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Improved Coomassie Blue Dye-Based Fast Staining Protocol for Proteins Separated by SDS-PAGE

Improved Coomassie Blue Dye-Based Fast Staining Protocol for Proteins Separated by SDS-PAGE

  • Pavel Májek, 
  • Zuzana Riedelová-Reicheltová, 
  • Klára Pecánková, 
  • Jan E. Dyr
PLOS
x

Abstract

The time required to visualize proteins using Coomassie Blue dye has been significantly reduced with the introduction of fast staining protocols based on staining with a Coomassie Blue dye solution at boiling temperatures. However, fast stainings suffer from high gel backgrounds, reducing the signal-to-noise ratio and limiting the number of detectable spots in the case of 2D SDS-PAGE. The aim of this work was to eliminate the high gel background, and thus improve fast staining protocols based on Coomassie Blue dye. We show that merely replacing water with a 4 mM EDTA washing solution at boiling temperatures, results in a transparent gel background within 50 to 60 minutes of destaining. Moreover, when a combination of imidazole-zinc reverse staining and Coomassie Blue-based fast staining is used the sensitivity is improved significantly; nanogram amounts of proteins can be detected using 1D SDS-PAGE, and about 30% to 60% more spots can be detected with 2D SDS-PAGE in plasma, platelet, and rat brain tissue samples. This work represents an optimized fast staining protocol with improved sensitivity, requiring between 60 to 75 minutes to complete protein visualization.

Introduction

The visualization of proteins separated by SDS-PAGE is one of the crucial steps in gel-based proteomics. There are many protein visualization techniques differing in sensitivity, time required, cost, complication to perform, etc. Coomassie Blue staining (CBS) remains one of the most popular protein stainings due to its simplicity, mass spectrometry compatibility, and low-cost. However, there are other staining protocols more sensitive than CBS [1], [2]; and moreover, using Coomassie Blue dye can be time consuming. The time required to visualize proteins using CBS has been significantly reduced with fast staining protocols utilizing Coomassie Blue dye. Recently, a protocol introduced by Dong et al. enabled simple protein visualization, requiring only minutes to finish the staining procedure [3]. Moreover, Dong’s protocol avoids the use of organic solvents, and thus represents an excellent alternative as a simple, timesaving, low-cost, and environmental friendly solution. Nevertheless, the Dong protocol does not seem to be as sensitive as traditional colloidal CBS – a high gel background (reduced signal-to-noise ratio) has been shown to be a limiting factor [4]. Increasing the destaining time from 10 to 12 hours was recommended in the original protocol [3] to obtain a clearer background; this would however, lose the advantage of the accelerated staining procedure. Therefore, we aimed to establish a fast staining protocol that would address the gel background issue and retain the advantages of a fast procedure based on Dong’s protocol. We hypothesized that imidazole-zinc based reverse staining could play a role as background protection during CBS based on Dong’s protocol. We further optimized and validated the procedure using 1D and 2D SDS-PAGE. In this work, we present an optimized fast staining protocol with improved sensitivity, which requires just 60 to 75 minutes to complete protein visualization.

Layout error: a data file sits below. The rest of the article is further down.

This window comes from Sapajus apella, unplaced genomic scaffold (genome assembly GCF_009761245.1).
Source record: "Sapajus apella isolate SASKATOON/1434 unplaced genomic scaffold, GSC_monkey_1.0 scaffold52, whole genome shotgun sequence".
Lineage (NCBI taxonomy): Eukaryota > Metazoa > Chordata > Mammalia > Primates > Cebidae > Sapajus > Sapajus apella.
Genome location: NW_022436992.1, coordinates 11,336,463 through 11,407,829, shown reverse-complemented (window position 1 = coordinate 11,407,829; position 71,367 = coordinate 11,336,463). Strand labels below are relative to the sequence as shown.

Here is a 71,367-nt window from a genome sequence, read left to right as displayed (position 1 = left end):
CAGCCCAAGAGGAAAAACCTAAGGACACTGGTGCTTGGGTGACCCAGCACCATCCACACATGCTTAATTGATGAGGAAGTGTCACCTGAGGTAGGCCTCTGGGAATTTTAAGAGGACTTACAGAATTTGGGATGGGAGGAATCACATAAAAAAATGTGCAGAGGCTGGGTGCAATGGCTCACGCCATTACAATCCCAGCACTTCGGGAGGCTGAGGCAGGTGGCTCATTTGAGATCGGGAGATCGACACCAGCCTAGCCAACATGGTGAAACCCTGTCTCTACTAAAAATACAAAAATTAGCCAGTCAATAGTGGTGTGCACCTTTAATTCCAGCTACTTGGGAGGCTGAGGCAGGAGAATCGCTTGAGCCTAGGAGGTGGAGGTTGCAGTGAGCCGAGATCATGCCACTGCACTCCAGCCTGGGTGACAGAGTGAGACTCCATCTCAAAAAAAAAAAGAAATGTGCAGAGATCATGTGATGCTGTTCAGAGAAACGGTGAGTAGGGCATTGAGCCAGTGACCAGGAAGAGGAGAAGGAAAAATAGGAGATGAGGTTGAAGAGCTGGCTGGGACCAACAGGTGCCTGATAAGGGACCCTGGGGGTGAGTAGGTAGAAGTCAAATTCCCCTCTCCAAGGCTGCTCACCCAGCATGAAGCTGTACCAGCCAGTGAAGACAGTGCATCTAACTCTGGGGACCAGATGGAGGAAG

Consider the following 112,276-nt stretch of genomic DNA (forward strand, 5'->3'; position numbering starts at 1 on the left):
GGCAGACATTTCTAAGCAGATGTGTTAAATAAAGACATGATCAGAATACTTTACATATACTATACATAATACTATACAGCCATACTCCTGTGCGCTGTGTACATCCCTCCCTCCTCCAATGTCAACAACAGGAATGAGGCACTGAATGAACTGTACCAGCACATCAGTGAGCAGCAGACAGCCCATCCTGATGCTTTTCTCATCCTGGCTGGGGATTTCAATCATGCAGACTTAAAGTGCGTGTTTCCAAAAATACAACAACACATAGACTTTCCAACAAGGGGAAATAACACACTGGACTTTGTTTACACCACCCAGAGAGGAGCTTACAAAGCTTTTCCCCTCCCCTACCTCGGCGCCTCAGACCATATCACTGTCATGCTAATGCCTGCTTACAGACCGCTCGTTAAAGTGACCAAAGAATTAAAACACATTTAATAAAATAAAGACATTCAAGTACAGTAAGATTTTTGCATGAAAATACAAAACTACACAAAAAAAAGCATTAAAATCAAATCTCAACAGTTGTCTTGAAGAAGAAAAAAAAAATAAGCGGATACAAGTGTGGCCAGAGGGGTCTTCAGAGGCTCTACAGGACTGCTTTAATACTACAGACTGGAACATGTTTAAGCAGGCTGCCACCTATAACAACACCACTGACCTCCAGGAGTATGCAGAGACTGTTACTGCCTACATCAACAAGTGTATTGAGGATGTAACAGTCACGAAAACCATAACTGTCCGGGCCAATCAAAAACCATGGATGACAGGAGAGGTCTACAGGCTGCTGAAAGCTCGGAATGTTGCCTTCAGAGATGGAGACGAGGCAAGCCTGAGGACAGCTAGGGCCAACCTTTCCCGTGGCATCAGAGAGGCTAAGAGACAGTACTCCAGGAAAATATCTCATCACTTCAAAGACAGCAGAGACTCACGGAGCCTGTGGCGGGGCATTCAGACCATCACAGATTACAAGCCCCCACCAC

Methods

Materials

Coomassie Blue G, Acrylamide, and Bis-acrylamide were purchased from SERVA (Heidelberg, Germany); all other chemicals were purchased from Sigma-Aldrich (Prague, Czech Republic) if not otherwise specified.

Samples

For 1D SDS-PAGE, samples of different BSA dilutions were prepared. BSA was dissolved in a sample buffer (50 mM Tris-HCl, 4% SDS, 100 mM DTT, 8.5% glycerol, and 0.01% bromophenol blue) to a 100 µg/ml concentration; the solution was further two-fold serially diluted. The final BSA samples loaded (10 µl) onto the gels corresponded to 1000, 500, 250, 125, 62.5, 31.25, 15.6, and 7.8 ng per lane, respectively. Bacterial whole cell lysate (E. coli) was purchased from Abcam (Cambridge, UK; ab5395). Peripheral blood mononuclear cells were isolated from whole blood using Histopaque-1077 (Sigma-Aldrich) according to manufacturer instructions. Cytosolic, nuclear, membrane, and cytoskeleton protein fractions were isolated using ProteoExtract Subcellular Proteome Extraction Kit (Merck, Darmstadt, Germany) according to manufacturer instructions.

For 2D SDS-PAGE, plasma and platelet samples were prepared. Blood was collected into tubes coated with EDTA, and plasma was obtained by centrifugation. Platelets were isolated according to the protocol by Reicheltová et al. [5]. Plasma was diluted 1:2 with PBS, platelets were resuspended in PBS (100 µl of PBS per a platelet pellet from 1 ml of whole blood), and cold acetone was added to both samples at a ratio of 1:4. Samples were then incubated at -20 °C overnight, centrifuged (15000 x g, 10 min, 4 °C), protein pellets rinsed with cold acetone; and the pellets were dissolved in a sample buffer for IEF (7 M urea, 2 M thiourea, 4% CHAPS, 65 mM DTT, 0.5% ampholytes, and a trace of bromophenol blue). Rat brain tissue lysate was purchased from Abnova (Taipei, Taiwan; L041W2) and diluted with the sample buffer for IEF; 50 ug of the sample per strip was used.

Ethics Statement

The blood donor agreed to participate in this study and gave written informed consent. The study was approved by the Ethical Committee of the Institute of Hematology and Blood Transfusion in Prague. All samples were obtained and analyzed in accordance with the Ethical Committee regulations.